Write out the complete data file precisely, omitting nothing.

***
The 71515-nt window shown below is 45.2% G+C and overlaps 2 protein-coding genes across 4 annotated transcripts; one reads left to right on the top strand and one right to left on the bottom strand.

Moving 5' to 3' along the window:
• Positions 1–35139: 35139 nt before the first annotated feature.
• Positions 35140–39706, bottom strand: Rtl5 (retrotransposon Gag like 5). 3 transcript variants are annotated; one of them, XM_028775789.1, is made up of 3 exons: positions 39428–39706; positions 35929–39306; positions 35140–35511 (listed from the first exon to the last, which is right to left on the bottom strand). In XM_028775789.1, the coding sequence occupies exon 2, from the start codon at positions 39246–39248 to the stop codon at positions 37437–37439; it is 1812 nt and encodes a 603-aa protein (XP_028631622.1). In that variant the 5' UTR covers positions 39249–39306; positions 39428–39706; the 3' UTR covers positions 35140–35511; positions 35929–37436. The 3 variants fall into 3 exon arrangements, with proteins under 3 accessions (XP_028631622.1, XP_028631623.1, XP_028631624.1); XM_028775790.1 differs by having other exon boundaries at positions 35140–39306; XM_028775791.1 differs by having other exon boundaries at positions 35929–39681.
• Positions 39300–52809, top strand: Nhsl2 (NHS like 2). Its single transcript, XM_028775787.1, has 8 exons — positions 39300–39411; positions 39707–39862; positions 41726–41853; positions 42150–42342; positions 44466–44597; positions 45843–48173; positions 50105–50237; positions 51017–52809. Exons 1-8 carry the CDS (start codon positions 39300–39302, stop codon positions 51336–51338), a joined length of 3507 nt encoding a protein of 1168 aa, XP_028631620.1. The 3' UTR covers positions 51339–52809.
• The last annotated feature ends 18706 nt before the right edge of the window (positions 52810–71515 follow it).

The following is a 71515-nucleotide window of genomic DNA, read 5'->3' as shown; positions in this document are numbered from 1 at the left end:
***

The 71515-nt window shown below is 45.2% G+C and overlaps 2 protein-coding genes across 4 annotated transcripts; one reads left to right on the top strand and one right to left on the bottom strand.

Moving 5' to 3' along the window:
• Positions 1–35139: 35139 nt before the first annotated feature.
• Positions 35140–39706, bottom strand: Rtl5 (retrotransposon Gag like 5). 3 transcript variants are annotated; one of them, XM_028775789.1, is made up of 3 exons: positions 39428–39706; positions 35929–39306; positions 35140–35511 (listed from the first exon to the last, which is right to left on the bottom strand). In XM_028775789.1, the coding sequence occupies exon 2, from the start codon at positions 39246–39248 to the stop codon at positions 37437–37439; it is 1812 nt and encodes a 603-aa protein (XP_028631622.1). In that variant the 5' UTR covers positions 39249–39306; positions 39428–39706; the 3' UTR covers positions 35140–35511; positions 35929–37436. The 3 variants fall into 3 exon arrangements, with proteins under 3 accessions (XP_028631622.1, XP_028631623.1, XP_028631624.1); XM_028775790.1 differs by having other exon boundaries at positions 35140–39306; XM_028775791.1 differs by having other exon boundaries at positions 35929–39681.
• Positions 39300–52809, top strand: Nhsl2 (NHS like 2). Its single transcript, XM_028775787.1, has 8 exons — positions 39300–39411; positions 39707–39862; positions 41726–41853; positions 42150–42342; positions 44466–44597; positions 45843–48173; positions 50105–50237; positions 51017–52809. Exons 1-8 carry the CDS (start codon positions 39300–39302, stop codon positions 51336–51338), a joined length of 3507 nt encoding a protein of 1168 aa, XP_028631620.1. The 3' UTR covers positions 51339–52809.
• The last annotated feature ends 18706 nt before the right edge of the window (positions 52810–71515 follow it).

The following is a 71515-nucleotide window of genomic DNA, read 5'->3' as shown; positions in this document are numbered from 1 at the left end: